Allen Newell endowed chair, Carnegie Mellon University, 1995
Elected fellow of AAAI, circa 1990
Computer Science teaching award, Carnegie Mellon University, 1987
Sperry Fellowship for excellence in AI research, 1986
Herbert Simon teaching award, 1986
"Recognition of Service" award from the ACM for the SIGART presidency, 1983–1985
Provided congressional testimony on machine translation, 1990
1983. (with Ryszard S. Michalski & Tom M. Mitchell, Eds.) Machine learning: An artificial intelligence approach. Los Altos, CA: Morgan Kaufmann.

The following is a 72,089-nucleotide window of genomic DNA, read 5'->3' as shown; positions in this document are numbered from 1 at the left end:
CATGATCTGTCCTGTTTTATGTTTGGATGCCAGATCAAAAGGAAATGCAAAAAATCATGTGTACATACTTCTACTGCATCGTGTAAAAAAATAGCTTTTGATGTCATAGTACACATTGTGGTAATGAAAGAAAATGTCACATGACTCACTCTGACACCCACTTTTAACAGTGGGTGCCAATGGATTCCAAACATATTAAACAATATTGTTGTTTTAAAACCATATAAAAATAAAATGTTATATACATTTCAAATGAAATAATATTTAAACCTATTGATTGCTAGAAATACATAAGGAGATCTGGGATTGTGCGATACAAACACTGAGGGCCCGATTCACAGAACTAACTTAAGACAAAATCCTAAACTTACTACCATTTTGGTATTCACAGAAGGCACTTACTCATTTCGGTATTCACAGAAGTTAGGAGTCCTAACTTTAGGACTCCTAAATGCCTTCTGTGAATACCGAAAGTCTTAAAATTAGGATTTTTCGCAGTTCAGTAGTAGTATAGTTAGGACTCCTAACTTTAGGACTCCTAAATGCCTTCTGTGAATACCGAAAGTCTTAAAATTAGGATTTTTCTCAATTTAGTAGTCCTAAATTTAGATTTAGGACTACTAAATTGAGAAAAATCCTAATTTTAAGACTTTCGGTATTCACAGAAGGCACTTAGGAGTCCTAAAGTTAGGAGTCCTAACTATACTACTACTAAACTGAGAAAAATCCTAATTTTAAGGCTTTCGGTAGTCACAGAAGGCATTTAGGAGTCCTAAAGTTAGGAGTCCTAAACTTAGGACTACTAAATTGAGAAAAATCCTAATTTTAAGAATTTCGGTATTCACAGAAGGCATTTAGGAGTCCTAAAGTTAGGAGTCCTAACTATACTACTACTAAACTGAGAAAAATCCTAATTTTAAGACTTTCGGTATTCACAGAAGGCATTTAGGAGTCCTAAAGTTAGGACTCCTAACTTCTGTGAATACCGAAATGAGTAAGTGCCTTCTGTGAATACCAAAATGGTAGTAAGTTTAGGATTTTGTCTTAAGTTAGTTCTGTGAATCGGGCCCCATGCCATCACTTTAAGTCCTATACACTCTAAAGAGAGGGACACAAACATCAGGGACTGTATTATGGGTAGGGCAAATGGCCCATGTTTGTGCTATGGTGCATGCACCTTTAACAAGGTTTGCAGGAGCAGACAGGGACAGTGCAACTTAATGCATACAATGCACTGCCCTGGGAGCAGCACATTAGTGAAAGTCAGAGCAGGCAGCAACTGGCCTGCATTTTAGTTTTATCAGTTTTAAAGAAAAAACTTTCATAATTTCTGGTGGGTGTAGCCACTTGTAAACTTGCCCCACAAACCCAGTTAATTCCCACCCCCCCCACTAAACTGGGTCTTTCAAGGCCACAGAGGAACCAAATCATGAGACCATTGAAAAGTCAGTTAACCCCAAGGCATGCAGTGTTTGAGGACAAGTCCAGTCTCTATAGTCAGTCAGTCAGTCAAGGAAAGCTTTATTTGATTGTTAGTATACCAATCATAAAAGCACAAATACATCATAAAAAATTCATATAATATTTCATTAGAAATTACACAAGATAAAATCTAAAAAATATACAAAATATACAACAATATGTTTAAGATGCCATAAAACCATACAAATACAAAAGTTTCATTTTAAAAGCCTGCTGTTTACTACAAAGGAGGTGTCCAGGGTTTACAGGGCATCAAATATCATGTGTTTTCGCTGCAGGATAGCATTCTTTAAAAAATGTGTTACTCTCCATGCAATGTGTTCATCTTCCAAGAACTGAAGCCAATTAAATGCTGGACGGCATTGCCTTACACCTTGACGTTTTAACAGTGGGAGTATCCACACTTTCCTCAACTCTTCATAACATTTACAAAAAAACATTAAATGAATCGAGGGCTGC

1986. (with Ryszard S. Michalski & Tom Mitchell, Eds.) Machine learning: An artificial intelligence approach. Vol. II. Los Altos, CA: Morgan-Kaufmann.
1986. (with Ryszard S. Michalski & Tom Mitchell, Eds.) Machine Learning: A Guide to Current Research. Kluwer Academic Publishers.
“Protein Quaternary Fold Recognition Using Conditional Graphical Models” IJCAI 2007 (w/Liu et al.)
“Context-Based Machine Translation” AMTA 2006 (w/Klein et al.)
“SCRFs: A New Approach for Protein Fold Recognition,’’ Journal of Computational Biology, 13,2, 2006 (w/Liu et al)
“MT for Resource-Poor Languages Using Elicitation-Based Learning” Machine Translation, 2004
‘‘Learning Approaches for Detecting and Tracking News Events,’’ IEEE Trans I.S., 14, 4, 2000 (w/Yang)